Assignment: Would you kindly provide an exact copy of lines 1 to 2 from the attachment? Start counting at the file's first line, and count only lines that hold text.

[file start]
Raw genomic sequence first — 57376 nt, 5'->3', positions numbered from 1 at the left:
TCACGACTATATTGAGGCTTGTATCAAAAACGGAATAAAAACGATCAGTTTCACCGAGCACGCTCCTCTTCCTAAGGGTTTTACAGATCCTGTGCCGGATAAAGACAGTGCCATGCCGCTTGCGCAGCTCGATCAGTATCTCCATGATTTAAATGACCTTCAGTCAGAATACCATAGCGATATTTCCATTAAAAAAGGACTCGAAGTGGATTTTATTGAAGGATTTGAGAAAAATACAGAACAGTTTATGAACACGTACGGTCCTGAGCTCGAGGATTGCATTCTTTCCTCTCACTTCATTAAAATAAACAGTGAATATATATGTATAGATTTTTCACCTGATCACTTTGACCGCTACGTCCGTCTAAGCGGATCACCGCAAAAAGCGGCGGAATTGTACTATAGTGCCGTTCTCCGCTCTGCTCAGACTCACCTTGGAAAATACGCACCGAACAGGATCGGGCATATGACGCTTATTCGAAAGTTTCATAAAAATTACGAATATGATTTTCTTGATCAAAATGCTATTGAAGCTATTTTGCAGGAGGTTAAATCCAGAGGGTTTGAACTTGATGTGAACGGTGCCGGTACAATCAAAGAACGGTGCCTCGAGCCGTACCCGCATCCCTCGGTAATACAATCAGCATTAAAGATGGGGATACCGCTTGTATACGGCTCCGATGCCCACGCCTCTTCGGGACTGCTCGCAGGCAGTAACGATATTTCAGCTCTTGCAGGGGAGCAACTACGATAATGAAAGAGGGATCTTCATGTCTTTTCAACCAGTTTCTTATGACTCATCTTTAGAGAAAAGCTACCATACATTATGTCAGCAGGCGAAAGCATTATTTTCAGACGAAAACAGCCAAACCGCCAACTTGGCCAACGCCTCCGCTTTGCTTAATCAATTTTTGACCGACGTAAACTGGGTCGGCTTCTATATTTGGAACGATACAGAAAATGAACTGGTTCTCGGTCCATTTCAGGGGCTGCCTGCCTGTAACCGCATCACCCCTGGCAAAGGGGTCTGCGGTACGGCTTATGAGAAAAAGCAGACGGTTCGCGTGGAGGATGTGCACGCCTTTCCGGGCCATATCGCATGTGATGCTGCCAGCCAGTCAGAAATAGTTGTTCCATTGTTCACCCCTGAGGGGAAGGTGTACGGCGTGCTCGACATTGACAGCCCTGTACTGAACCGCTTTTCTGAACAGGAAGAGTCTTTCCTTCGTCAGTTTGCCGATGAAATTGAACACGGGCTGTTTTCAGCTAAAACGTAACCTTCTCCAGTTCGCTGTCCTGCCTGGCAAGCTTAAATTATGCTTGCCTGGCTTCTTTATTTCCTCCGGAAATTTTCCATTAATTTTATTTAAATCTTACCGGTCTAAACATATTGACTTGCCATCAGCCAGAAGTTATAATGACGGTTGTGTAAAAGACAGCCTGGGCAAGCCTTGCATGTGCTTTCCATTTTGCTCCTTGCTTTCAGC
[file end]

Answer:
Raw genomic sequence first — 57376 nt, 5'->3', positions numbered from 1 at the left:
TCACGACTATATTGAGGCTTGTATCAAAAACGGAATAAAAACGATCAGTTTCACCGAGCACGCTCCTCTTCCTAAGGGTTTTACAGATCCTGTGCCGGATAAAGACAGTGCCATGCCGCTTGCGCAGCTCGATCAGTATCTCCATGATTTAAATGACCTTCAGTCAGAATACCATAGCGATATTTCCATTAAAAAAGGACTCGAAGTGGATTTTATTGAAGGATTTGAGAAAAATACAGAACAGTTTATGAACACGTACGGTCCTGAGCTCGAGGATTGCATTCTTTCCTCTCACTTCATTAAAATAAACAGTGAATATATATGTATAGATTTTTCACCTGATCACTTTGACCGCTACGTCCGTCTAAGCGGATCACCGCAAAAAGCGGCGGAATTGTACTATAGTGCCGTTCTCCGCTCTGCTCAGACTCACCTTGGAAAATACGCACCGAACAGGATCGGGCATATGACGCTTATTCGAAAGTTTCATAAAAATTACGAATATGATTTTCTTGATCAAAATGCTATTGAAGCTATTTTGCAGGAGGTTAAATCCAGAGGGTTTGAACTTGATGTGAACGGTGCCGGTACAATCAAAGAACGGTGCCTCGAGCCGTACCCGCATCCCTCGGTAATACAATCAGCATTAAAGATGGGGATACCGCTTGTATACGGCTCCGATGCCCACGCCTCTTCGGGACTGCTCGCAGGCAGTAACGATATTTCAGCTCTTGCAGGGGAGCAACTACGATAATGAAAGAGGGATCTTCATGTCTTTTCAACCAGTTTCTTATGACTCATCTTTAGAGAAAAGCTACCATACATTATGTCAGCAGGCGAAAGCATTATTTTCAGACGAAAACAGCCAAACCGCCAACTTGGCCAACGCCTCCGCTTTGCTTAATCAATTTTTGACCGACGTAAACTGGGTCGGCTTCTATATTTGGAACGATACAGAAAATGAACTGGTTCTCGGTCCATTTCAGGGGCTGCCTGCCTGTAACCGCATCACCCCTGGCAAAGGGGTCTGCGGTACGGCTTATGAGAAAAAGCAGACGGTTCGCGTGGAGGATGTGCACGCCTTTCCGGGCCATATCGCATGTGATGCTGCCAGCCAGTCAGAAATAGTTGTTCCATTGTTCACCCCTGAGGGGAAGGTGTACGGCGTGCTCGACATTGACAGCCCTGTACTGAACCGCTTTTCTGAACAGGAAGAGTCTTTCCTTCGTCAGTTTGCCGATGAAATTGAACACGGGCTGTTTTCAGCTAAAACGTAACCTTCTCCAGTTCGCTGTCCTGCCTGGCAAGCTTAAATTATGCTTGCCTGGCTTCTTTATTTCCTCCGGAAATTTTCCATTAATTTTATTTAAATCTTACCGGTCTAAACATATTGACTTGCCATCAGCCAGAAGTTATAATGACGGTTGTGTAAAAGACAGCCTGGGCAAGCCTTGCATGTGCTTTCCATTTTGCTCCTTGCTTTCAGC